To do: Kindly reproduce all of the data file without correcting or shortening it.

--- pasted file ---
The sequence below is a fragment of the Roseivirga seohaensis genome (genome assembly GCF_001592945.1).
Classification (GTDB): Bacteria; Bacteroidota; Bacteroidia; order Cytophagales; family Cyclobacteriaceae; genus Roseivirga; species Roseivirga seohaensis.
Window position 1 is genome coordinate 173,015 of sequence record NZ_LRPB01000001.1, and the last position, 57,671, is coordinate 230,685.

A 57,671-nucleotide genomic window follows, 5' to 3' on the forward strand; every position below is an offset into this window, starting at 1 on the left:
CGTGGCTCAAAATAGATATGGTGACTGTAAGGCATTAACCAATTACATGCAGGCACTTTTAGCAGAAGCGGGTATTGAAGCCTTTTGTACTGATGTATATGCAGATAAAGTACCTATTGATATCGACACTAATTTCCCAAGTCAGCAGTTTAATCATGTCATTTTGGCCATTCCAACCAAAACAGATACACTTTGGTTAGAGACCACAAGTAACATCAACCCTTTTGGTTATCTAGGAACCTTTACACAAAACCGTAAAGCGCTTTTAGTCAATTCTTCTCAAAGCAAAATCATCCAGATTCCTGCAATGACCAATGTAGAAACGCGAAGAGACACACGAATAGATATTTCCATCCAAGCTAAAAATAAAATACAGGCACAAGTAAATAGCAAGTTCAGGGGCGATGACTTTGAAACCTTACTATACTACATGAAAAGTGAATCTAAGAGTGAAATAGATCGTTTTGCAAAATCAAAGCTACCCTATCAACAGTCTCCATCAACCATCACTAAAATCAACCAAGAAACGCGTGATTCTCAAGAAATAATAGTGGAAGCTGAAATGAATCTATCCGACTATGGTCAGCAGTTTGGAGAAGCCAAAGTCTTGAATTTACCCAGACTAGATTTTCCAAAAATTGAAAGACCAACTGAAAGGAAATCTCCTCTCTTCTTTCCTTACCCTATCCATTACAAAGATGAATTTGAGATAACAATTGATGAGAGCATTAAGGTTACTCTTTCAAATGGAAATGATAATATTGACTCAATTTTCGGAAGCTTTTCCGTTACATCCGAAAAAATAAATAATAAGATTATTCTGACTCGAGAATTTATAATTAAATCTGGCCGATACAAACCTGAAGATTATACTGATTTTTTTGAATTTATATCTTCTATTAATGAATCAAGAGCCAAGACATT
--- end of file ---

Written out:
The sequence below is a fragment of the Roseivirga seohaensis genome (genome assembly GCF_001592945.1).
Classification (GTDB): Bacteria; Bacteroidota; Bacteroidia; order Cytophagales; family Cyclobacteriaceae; genus Roseivirga; species Roseivirga seohaensis.
Window position 1 is genome coordinate 173,015 of sequence record NZ_LRPB01000001.1, and the last position, 57,671, is coordinate 230,685.

A 57,671-nucleotide genomic window follows, 5' to 3' on the forward strand; every position below is an offset into this window, starting at 1 on the left:
CGTGGCTCAAAATAGATATGGTGACTGTAAGGCATTAACCAATTACATGCAGGCACTTTTAGCAGAAGCGGGTATTGAAGCCTTTTGTACTGATGTATATGCAGATAAAGTACCTATTGATATCGACACTAATTTCCCAAGTCAGCAGTTTAATCATGTCATTTTGGCCATTCCAACCAAAACAGATACACTTTGGTTAGAGACCACAAGTAACATCAACCCTTTTGGTTATCTAGGAACCTTTACACAAAACCGTAAAGCGCTTTTAGTCAATTCTTCTCAAAGCAAAATCATCCAGATTCCTGCAATGACCAATGTAGAAACGCGAAGAGACACACGAATAGATATTTCCATCCAAGCTAAAAATAAAATACAGGCACAAGTAAATAGCAAGTTCAGGGGCGATGACTTTGAAACCTTACTATACTACATGAAAAGTGAATCTAAGAGTGAAATAGATCGTTTTGCAAAATCAAAGCTACCCTATCAACAGTCTCCATCAACCATCACTAAAATCAACCAAGAAACGCGTGATTCTCAAGAAATAATAGTGGAAGCTGAAATGAATCTATCCGACTATGGTCAGCAGTTTGGAGAAGCCAAAGTCTTGAATTTACCCAGACTAGATTTTCCAAAAATTGAAAGACCAACTGAAAGGAAATCTCCTCTCTTCTTTCCTTACCCTATCCATTACAAAGATGAATTTGAGATAACAATTGATGAGAGCATTAAGGTTACTCTTTCAAATGGAAATGATAATATTGACTCAATTTTCGGAAGCTTTTCCGTTACATCCGAAAAAATAAATAATAAGATTATTCTGACTCGAGAATTTATAATTAAATCTGGCCGATACAAACCTGAAGATTATACTGATTTTTTTGAATTTATATCTTCTATTAATGAATCAAGAGCCAAGACATT